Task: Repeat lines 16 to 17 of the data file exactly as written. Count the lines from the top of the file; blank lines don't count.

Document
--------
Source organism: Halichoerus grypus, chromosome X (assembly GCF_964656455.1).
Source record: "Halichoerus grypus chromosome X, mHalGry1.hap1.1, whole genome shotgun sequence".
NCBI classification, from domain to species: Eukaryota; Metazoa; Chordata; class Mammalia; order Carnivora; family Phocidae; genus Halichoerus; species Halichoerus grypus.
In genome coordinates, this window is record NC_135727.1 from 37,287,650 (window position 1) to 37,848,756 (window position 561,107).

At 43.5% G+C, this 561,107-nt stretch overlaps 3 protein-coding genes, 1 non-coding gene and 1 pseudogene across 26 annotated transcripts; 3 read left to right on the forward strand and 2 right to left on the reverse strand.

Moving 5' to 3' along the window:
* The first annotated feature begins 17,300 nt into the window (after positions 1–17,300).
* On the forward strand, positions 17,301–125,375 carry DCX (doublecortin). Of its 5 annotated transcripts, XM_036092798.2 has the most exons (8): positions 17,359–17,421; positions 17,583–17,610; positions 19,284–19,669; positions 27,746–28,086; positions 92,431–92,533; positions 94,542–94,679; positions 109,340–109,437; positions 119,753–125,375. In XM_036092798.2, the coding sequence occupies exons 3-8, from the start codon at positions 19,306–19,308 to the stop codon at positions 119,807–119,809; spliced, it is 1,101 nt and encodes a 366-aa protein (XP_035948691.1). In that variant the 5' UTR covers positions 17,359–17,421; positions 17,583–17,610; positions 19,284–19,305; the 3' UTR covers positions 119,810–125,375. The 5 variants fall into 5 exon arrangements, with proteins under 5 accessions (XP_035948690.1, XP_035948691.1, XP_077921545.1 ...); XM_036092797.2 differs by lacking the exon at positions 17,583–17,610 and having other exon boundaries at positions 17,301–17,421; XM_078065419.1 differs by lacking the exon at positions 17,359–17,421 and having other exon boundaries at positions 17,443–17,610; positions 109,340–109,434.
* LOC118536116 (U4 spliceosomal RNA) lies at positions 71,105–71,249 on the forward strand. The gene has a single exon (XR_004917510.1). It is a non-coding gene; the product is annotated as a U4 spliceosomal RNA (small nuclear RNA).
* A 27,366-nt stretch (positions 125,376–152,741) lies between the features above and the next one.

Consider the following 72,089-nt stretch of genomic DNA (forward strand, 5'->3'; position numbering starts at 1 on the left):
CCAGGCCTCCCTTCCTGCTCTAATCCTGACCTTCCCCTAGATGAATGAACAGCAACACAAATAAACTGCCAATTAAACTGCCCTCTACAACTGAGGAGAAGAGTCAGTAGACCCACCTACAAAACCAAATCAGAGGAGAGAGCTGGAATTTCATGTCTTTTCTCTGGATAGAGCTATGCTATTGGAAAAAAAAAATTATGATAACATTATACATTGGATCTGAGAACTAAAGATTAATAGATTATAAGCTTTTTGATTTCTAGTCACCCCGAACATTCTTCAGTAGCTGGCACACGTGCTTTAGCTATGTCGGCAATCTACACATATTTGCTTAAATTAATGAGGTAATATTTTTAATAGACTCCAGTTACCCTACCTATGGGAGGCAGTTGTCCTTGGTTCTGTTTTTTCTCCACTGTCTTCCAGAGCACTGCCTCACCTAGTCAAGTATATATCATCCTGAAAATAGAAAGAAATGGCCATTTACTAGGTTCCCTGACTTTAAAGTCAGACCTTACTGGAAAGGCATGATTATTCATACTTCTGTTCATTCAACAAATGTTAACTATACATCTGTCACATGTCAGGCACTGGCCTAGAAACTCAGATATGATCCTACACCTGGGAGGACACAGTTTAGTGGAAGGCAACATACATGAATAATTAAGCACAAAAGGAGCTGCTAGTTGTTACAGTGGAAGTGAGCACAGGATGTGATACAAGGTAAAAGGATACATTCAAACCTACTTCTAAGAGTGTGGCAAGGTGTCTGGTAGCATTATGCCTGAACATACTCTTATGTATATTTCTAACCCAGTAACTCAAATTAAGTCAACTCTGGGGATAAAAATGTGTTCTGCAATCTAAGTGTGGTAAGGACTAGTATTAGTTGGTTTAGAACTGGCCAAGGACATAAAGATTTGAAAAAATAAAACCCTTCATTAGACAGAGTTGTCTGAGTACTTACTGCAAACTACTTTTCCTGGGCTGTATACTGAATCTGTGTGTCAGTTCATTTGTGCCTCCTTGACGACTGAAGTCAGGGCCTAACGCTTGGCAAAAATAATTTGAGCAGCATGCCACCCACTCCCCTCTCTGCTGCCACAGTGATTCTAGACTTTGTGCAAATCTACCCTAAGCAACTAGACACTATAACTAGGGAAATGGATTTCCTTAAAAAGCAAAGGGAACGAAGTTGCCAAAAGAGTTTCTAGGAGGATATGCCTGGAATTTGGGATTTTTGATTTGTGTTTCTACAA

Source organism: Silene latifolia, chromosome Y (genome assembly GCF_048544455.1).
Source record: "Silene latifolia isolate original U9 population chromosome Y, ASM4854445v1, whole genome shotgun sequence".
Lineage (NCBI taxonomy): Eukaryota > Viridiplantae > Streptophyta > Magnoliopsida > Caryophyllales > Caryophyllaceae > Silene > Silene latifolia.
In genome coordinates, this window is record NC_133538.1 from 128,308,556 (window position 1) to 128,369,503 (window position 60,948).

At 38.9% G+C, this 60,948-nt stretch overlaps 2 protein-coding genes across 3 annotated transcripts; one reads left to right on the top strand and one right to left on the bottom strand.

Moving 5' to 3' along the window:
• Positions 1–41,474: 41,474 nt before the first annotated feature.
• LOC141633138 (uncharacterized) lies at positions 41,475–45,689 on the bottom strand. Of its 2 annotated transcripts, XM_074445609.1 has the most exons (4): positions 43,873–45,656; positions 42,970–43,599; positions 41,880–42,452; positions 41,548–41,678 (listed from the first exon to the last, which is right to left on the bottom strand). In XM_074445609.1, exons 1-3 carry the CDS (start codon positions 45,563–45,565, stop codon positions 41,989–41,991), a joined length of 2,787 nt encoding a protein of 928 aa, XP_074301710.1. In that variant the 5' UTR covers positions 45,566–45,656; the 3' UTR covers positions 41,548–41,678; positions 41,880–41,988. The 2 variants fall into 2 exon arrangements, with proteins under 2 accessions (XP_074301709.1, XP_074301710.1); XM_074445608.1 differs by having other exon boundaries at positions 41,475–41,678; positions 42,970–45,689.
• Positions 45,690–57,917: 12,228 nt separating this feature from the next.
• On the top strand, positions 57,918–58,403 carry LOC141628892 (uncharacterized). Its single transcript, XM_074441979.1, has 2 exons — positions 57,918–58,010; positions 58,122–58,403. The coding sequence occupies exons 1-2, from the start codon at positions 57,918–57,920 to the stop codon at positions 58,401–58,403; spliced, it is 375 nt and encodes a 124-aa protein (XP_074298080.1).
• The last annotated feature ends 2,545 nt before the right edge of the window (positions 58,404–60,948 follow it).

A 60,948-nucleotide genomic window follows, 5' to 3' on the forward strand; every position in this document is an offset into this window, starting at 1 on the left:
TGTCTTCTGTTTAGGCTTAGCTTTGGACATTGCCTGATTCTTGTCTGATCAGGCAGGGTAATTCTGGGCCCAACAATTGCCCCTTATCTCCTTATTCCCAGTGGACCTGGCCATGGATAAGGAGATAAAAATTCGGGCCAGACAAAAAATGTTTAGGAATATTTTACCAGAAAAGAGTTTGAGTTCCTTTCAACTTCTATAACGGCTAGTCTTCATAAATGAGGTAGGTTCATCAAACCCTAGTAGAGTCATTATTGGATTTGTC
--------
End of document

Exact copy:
In genome coordinates, this window is record NC_133538.1 from 128,308,556 (window position 1) to 128,369,503 (window position 60,948).

At 38.9% G+C, this 60,948-nt stretch overlaps 2 protein-coding genes across 3 annotated transcripts; one reads left to right on the top strand and one right to left on the bottom strand.